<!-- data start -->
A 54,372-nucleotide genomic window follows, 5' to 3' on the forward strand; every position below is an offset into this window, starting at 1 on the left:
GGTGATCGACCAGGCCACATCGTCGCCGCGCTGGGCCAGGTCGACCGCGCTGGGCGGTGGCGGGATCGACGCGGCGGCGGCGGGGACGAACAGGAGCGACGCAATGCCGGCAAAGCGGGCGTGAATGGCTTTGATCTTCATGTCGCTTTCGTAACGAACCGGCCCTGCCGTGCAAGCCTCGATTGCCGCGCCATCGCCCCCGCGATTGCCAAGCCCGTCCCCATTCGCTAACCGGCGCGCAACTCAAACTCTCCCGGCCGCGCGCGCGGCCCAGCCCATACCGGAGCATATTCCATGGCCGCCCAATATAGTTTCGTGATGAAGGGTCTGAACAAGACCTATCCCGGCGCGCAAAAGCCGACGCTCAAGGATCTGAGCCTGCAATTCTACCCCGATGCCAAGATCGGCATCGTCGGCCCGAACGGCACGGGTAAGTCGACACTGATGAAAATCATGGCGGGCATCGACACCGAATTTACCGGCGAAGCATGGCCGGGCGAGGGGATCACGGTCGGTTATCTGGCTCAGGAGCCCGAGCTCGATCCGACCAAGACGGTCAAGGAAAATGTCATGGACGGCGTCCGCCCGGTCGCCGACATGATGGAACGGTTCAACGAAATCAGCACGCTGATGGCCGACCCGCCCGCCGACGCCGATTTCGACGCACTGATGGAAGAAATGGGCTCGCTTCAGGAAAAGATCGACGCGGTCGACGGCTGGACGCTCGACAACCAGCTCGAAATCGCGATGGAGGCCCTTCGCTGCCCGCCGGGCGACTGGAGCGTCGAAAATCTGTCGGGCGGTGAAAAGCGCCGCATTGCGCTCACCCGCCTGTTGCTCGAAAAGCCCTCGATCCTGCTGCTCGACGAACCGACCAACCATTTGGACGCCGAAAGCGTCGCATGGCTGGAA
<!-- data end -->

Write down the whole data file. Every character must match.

A 54,372-nucleotide genomic window follows, 5' to 3' on the forward strand; every position below is an offset into this window, starting at 1 on the left:
GGTGATCGACCAGGCCACATCGTCGCCGCGCTGGGCCAGGTCGACCGCGCTGGGCGGTGGCGGGATCGACGCGGCGGCGGCGGGGACGAACAGGAGCGACGCAATGCCGGCAAAGCGGGCGTGAATGGCTTTGATCTTCATGTCGCTTTCGTAACGAACCGGCCCTGCCGTGCAAGCCTCGATTGCCGCGCCATCGCCCCCGCGATTGCCAAGCCCGTCCCCATTCGCTAACCGGCGCGCAACTCAAACTCTCCCGGCCGCGCGCGCGGCCCAGCCCATACCGGAGCATATTCCATGGCCGCCCAATATAGTTTCGTGATGAAGGGTCTGAACAAGACCTATCCCGGCGCGCAAAAGCCGACGCTCAAGGATCTGAGCCTGCAATTCTACCCCGATGCCAAGATCGGCATCGTCGGCCCGAACGGCACGGGTAAGTCGACACTGATGAAAATCATGGCGGGCATCGACACCGAATTTACCGGCGAAGCATGGCCGGGCGAGGGGATCACGGTCGGTTATCTGGCTCAGGAGCCCGAGCTCGATCCGACCAAGACGGTCAAGGAAAATGTCATGGACGGCGTCCGCCCGGTCGCCGACATGATGGAACGGTTCAACGAAATCAGCACGCTGATGGCCGACCCGCCCGCCGACGCCGATTTCGACGCACTGATGGAAGAAATGGGCTCGCTTCAGGAAAAGATCGACGCGGTCGACGGCTGGACGCTCGACAACCAGCTCGAAATCGCGATGGAGGCCCTTCGCTGCCCGCCGGGCGACTGGAGCGTCGAAAATCTGTCGGGCGGTGAAAAGCGCCGCATTGCGCTCACCCGCCTGTTGCTCGAAAAGCCCTCGATCCTGCTGCTCGACGAACCGACCAACCATTTGGACGCCGAAAGCGTCGCATGGCTGGAA